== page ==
• There are two processes the name of which are almost identical – in such cases, one of them is likely a disguised malware process that’s trying to blend in.

Two are the recommended ways to find out if a suspected process is a threat:

Look it up – most of the time you would be able to find helpful and reliable information that will tell you if the process is malicious.

Right-click the process > Open File Location and then scan every file in that folder. To help you with the scan, below we have provided a free malware-scanner that requires no installation.

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    If you come to the conclusion that the process in question is most likely malicious, you must first quit it and then delete from your computer its file location folder.

    Restart your PC into Safe Mode – this will hopefully block Hhqa from launching any more malicious processes.

    Search in the Start Menu for Folder Options, and when you open the first item, select View from the top. Next, find and tick the Show hidden files, folders, and drives option and then click on OK.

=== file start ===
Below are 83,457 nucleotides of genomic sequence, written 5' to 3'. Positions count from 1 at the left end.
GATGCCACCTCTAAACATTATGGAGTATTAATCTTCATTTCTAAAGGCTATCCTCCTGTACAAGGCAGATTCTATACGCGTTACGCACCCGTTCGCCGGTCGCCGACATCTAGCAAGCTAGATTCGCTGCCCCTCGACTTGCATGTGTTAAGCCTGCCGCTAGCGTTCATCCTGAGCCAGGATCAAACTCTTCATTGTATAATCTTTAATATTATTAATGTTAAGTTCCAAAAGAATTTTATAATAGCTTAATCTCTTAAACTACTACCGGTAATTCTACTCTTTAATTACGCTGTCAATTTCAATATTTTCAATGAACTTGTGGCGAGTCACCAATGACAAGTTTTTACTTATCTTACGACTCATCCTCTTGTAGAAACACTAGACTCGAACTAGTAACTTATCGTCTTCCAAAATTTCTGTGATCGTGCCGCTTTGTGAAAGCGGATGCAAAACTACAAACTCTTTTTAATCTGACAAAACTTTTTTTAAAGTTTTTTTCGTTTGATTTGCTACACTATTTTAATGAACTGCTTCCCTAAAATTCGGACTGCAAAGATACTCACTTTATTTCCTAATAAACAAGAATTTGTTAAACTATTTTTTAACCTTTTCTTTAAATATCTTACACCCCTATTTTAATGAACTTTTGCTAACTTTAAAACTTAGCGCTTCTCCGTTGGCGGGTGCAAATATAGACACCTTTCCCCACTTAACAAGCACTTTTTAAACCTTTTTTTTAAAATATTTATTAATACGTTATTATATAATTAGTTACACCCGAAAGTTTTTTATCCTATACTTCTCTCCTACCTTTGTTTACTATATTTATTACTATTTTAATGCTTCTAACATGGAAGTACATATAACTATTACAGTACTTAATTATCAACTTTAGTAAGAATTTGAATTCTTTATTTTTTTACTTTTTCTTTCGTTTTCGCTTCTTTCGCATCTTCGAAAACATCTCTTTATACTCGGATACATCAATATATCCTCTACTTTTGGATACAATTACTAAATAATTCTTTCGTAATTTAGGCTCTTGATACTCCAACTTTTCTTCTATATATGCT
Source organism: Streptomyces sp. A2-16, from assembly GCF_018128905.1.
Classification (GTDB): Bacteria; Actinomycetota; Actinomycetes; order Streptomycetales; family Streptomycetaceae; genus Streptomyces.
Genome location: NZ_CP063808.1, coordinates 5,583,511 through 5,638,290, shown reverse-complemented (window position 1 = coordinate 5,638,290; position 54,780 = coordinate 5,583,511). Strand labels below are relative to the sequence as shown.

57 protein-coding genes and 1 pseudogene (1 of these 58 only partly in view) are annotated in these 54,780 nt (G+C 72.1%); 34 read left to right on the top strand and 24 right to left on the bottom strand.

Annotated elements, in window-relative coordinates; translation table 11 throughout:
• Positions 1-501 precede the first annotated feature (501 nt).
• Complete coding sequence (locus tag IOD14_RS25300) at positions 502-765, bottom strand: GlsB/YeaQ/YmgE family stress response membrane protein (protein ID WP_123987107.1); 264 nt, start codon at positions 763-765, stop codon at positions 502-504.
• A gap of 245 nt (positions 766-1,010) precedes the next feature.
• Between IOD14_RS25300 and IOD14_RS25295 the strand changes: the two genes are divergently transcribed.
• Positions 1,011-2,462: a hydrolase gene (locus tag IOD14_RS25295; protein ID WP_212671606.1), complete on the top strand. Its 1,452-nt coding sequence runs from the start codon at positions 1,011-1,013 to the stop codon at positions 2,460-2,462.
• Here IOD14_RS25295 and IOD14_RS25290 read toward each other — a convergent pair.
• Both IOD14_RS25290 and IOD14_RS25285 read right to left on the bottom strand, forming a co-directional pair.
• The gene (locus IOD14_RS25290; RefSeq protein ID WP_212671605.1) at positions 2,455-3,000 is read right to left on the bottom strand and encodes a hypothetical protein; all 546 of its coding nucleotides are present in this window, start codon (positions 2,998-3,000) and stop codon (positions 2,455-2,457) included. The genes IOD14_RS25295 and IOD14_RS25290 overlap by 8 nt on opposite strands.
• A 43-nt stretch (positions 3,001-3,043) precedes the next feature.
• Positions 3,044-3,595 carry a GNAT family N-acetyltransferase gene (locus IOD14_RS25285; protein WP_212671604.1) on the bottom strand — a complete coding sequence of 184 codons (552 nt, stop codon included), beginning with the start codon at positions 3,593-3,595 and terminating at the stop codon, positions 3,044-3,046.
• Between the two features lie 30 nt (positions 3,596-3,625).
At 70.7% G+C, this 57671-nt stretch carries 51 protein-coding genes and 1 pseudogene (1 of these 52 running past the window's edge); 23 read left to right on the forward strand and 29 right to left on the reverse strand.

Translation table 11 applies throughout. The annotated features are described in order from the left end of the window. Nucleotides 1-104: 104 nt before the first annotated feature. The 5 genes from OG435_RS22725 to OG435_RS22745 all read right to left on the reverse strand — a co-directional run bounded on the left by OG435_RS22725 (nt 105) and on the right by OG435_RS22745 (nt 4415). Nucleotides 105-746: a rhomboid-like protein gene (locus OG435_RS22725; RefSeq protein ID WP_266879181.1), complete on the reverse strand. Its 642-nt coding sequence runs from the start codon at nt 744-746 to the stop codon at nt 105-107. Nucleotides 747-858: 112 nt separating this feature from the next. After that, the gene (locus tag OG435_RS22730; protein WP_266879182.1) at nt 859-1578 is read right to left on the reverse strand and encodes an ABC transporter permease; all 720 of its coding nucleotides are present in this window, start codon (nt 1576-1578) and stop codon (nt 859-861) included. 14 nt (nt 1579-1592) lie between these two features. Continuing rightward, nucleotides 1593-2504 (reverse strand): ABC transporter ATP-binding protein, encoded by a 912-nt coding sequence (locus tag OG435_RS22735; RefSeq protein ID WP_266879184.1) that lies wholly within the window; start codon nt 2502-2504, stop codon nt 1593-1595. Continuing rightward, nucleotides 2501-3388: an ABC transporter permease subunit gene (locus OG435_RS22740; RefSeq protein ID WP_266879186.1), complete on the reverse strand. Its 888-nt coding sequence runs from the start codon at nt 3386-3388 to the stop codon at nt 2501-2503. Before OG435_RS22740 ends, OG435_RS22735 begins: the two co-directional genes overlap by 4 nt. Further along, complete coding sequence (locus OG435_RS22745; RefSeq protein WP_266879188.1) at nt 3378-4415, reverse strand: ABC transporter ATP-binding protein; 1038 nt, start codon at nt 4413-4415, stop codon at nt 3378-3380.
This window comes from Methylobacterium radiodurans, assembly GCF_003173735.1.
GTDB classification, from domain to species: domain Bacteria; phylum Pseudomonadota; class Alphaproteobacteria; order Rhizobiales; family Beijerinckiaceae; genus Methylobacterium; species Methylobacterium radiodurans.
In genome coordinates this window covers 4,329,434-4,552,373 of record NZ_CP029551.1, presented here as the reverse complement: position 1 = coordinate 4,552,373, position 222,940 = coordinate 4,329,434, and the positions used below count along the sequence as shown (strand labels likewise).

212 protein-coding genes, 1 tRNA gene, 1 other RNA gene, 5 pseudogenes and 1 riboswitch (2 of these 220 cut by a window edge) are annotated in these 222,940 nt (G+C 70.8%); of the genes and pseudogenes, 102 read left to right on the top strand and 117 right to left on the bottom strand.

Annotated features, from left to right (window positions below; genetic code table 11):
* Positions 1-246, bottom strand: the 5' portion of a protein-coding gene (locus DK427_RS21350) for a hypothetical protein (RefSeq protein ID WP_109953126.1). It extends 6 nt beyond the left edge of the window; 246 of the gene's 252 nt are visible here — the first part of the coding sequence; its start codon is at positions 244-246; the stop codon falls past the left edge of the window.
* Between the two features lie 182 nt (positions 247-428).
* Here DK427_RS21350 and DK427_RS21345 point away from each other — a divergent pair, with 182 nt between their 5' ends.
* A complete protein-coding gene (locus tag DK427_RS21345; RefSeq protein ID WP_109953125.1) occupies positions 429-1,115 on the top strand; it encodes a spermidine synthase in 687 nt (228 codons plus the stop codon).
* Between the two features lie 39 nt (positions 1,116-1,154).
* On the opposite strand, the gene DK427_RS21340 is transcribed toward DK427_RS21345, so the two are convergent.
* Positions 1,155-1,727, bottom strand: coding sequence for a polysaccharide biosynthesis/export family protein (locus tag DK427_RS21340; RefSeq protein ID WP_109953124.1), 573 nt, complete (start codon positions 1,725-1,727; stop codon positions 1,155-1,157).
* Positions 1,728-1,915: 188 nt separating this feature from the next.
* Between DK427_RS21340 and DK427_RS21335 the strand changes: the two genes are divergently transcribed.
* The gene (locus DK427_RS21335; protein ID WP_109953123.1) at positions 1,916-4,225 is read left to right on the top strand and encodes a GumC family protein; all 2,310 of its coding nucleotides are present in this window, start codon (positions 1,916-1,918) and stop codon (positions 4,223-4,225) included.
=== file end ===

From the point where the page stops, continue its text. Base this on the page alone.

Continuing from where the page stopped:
Copy each folder name from below together with the percent (%) symbols, place it in the Start Menu, and press the Enter key to visit that folder.

    • %AppData%
    • %LocalAppData%
    • %ProgramData%
    • %WinDir%
    • %Temp%

    In those folders, your job is to delete files created after the virus infection took place. Once you get to the Temp folder, however, simply delete all files that are stored in it – only non-essential temporary files are stored there, so it’s safe to remove everything.

    Use the Start Menu again to search for the following line:

    • msconfig

    Select the msconfig.exe app that appears in the results and then go to Startup. In there, uncheck everything with a name you don’t recognize and/or that is listed with an Unknown manufacturer. Finally, select OK to save whatever changes you’ve made to the list.

    Next, open the C: drive on of your computer (or the drive where Windows is stored) and navigate to next folder:

    • Windows/System32/drivers/etc.